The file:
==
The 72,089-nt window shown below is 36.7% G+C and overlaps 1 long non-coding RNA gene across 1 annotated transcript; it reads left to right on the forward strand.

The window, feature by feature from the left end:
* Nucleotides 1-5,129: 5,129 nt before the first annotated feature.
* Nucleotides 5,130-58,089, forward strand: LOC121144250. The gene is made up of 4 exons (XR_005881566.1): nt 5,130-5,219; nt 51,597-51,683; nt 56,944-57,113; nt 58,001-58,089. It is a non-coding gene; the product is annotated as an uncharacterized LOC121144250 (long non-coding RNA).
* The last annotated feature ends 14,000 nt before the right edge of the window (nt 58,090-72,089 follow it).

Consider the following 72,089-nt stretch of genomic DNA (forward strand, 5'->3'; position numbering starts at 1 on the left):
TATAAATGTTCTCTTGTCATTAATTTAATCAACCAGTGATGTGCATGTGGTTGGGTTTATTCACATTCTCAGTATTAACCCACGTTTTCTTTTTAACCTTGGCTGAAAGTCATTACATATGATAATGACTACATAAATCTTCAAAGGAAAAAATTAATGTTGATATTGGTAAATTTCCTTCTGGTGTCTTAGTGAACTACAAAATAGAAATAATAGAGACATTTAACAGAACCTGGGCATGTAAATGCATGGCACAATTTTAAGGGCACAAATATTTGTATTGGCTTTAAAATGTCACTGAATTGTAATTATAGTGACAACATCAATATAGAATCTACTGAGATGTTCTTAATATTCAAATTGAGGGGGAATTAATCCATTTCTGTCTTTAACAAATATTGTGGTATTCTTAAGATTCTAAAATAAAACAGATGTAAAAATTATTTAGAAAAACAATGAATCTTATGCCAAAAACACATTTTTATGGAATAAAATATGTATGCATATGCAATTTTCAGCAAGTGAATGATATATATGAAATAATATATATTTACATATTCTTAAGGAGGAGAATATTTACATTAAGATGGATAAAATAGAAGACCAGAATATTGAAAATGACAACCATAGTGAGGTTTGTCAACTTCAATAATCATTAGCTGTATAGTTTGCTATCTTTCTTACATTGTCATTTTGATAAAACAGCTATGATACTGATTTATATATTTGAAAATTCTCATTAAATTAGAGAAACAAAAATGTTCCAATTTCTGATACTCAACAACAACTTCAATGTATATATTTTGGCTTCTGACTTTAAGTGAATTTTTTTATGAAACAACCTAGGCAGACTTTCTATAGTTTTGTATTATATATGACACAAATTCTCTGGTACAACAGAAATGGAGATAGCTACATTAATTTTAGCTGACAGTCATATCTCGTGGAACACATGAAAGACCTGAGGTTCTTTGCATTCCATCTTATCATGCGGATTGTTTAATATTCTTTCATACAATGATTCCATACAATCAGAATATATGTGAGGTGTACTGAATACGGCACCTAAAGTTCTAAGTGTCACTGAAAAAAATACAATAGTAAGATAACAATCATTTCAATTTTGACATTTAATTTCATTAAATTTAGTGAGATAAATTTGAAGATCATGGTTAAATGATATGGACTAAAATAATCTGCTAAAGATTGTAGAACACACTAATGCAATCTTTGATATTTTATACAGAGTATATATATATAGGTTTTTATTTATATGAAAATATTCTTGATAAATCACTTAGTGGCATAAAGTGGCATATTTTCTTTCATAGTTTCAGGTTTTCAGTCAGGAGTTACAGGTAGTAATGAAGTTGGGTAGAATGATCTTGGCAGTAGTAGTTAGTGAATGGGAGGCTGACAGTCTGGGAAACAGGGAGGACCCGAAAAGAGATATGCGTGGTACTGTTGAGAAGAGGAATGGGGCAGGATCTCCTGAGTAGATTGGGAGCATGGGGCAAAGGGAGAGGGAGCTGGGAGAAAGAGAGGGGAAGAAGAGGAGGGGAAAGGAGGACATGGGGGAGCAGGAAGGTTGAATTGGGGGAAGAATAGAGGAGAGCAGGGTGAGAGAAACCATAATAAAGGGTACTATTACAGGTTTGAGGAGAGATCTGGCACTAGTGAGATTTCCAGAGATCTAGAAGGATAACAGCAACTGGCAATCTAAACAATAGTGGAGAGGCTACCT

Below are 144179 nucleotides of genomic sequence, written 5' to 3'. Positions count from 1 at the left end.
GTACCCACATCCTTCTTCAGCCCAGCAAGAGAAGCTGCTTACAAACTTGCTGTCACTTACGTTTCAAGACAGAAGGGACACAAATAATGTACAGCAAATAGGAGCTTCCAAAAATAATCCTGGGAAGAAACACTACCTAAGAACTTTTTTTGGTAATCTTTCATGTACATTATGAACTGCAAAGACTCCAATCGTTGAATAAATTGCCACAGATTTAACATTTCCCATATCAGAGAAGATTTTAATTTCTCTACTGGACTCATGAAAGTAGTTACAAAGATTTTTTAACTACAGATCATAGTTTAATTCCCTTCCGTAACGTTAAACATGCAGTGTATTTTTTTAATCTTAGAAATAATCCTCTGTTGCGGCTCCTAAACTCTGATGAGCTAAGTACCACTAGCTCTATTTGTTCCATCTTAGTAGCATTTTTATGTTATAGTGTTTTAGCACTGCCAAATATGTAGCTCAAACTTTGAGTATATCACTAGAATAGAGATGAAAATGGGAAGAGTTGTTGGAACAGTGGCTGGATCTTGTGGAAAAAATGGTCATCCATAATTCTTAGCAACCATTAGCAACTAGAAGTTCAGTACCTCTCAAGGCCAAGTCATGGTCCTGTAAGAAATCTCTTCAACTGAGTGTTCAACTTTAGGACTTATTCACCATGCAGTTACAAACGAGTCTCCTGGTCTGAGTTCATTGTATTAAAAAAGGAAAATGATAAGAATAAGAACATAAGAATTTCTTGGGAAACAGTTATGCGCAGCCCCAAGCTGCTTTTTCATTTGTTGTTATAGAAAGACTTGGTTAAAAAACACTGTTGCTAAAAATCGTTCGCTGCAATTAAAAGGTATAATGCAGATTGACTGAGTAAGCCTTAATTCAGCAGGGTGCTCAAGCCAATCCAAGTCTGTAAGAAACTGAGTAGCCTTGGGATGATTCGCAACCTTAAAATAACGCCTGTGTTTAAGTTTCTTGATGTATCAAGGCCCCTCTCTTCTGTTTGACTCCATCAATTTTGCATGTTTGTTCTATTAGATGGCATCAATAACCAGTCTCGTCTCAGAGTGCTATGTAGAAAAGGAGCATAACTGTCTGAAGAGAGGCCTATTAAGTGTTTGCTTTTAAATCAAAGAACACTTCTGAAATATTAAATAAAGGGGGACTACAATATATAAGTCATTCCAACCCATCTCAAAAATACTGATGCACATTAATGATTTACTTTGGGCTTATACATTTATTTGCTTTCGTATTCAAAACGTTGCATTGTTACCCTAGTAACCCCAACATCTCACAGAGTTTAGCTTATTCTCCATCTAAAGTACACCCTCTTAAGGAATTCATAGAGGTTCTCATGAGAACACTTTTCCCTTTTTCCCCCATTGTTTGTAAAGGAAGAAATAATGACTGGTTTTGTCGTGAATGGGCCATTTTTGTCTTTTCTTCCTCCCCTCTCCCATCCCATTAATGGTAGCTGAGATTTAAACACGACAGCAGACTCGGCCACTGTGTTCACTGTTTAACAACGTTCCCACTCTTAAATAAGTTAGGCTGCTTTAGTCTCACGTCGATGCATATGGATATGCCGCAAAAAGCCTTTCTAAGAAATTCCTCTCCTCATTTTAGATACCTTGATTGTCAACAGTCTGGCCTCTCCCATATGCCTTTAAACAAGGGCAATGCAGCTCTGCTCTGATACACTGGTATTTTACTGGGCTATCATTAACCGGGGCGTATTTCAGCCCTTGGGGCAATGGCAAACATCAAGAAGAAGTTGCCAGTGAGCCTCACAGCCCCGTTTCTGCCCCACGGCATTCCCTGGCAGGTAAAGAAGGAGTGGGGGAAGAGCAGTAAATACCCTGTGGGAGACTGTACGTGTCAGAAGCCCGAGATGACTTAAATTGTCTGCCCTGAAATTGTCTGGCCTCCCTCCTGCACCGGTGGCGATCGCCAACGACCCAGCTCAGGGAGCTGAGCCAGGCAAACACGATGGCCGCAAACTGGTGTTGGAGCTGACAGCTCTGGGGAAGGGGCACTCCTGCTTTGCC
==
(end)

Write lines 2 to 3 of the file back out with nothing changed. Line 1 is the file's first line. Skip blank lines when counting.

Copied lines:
The window, feature by feature from the left end:
* Nucleotides 1-5,129: 5,129 nt before the first annotated feature.